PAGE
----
As a reportage photographer rapidly developing stories, unpredictable action and consequently fast shutter speeds tend to be my primary domain. But within those .somethings of a second that I ultimately capture I always seek to find a truth - to reveal something, some essence, big or small of the subjects and scenes in front of me that I can give back to the viewer to help them understand not just what was happening but who the people in these photographs really are.
When it comes to portraits, however, I find that truth sometimes a little harder to undercover. A fraction of a second in context can tell you all you need to know, but take the subject away from the story and how do we reveal who somebody is? How do we find that intimacy with a subject simply looking at the camera and doing what they’re asked to do?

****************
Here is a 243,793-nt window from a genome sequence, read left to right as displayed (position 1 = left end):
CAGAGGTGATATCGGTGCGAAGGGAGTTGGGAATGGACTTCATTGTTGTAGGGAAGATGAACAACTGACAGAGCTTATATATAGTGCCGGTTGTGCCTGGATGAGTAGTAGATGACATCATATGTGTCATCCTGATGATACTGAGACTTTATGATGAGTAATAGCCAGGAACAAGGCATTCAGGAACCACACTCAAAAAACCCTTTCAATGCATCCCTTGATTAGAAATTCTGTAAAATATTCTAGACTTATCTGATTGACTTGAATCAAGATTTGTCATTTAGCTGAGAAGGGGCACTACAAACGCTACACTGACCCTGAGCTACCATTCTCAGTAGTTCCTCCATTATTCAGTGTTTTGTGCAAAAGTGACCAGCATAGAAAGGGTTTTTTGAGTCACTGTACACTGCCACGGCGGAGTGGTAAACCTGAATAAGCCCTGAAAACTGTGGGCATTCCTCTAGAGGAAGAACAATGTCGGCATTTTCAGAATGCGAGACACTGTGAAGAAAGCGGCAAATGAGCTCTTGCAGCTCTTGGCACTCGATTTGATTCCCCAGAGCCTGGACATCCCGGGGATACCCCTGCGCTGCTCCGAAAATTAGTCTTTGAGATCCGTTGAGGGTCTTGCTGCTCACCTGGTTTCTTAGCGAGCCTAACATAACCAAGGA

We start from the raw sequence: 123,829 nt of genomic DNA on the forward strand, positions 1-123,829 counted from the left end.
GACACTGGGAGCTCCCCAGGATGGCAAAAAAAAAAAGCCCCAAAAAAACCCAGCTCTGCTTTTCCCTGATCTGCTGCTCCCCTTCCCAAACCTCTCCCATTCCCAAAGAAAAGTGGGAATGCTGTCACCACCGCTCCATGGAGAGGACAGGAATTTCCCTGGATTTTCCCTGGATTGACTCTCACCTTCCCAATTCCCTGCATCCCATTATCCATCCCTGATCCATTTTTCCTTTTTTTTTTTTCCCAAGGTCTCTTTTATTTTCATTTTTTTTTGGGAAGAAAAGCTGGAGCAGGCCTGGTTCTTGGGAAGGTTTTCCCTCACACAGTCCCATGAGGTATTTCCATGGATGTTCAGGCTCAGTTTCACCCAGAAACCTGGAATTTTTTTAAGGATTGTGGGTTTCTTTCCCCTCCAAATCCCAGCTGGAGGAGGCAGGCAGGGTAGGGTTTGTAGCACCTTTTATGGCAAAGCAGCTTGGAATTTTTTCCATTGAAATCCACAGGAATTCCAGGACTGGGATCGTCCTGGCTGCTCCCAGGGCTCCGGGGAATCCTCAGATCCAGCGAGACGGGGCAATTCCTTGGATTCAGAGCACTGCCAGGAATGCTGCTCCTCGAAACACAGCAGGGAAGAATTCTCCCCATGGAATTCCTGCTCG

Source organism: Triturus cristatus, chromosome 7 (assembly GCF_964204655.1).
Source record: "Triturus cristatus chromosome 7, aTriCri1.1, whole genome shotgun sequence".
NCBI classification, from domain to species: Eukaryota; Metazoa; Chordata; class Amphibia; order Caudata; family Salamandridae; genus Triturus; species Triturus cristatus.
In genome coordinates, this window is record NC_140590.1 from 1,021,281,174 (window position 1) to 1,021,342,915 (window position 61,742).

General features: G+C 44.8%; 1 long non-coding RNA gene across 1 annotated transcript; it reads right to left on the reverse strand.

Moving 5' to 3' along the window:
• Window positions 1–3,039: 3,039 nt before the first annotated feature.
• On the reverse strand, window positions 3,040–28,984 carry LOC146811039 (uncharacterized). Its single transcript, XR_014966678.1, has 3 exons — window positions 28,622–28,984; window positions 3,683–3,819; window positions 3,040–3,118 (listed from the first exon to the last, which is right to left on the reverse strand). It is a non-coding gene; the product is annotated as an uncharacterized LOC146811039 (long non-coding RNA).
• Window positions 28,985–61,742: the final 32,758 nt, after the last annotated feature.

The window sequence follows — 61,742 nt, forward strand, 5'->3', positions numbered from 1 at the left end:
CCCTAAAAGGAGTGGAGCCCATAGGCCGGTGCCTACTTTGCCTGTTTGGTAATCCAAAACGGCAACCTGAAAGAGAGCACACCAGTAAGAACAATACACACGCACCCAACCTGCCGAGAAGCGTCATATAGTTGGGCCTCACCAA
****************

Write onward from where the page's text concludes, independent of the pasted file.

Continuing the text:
To me part of that truth can be found in silence and stillness. In .something of a second a subject can hide themselves, they can be whatever you or they want to be. But slow down the process and ask them to remain still and quiet for just two seconds and the truth of a person becomes more difficult to disguise. Even at as little as a two second exposure to me it feels somehow more intimate; more honest, more revealing. These portraits of my two wonderful nephews were captured on a 2 second exposure, ISO 400, F8.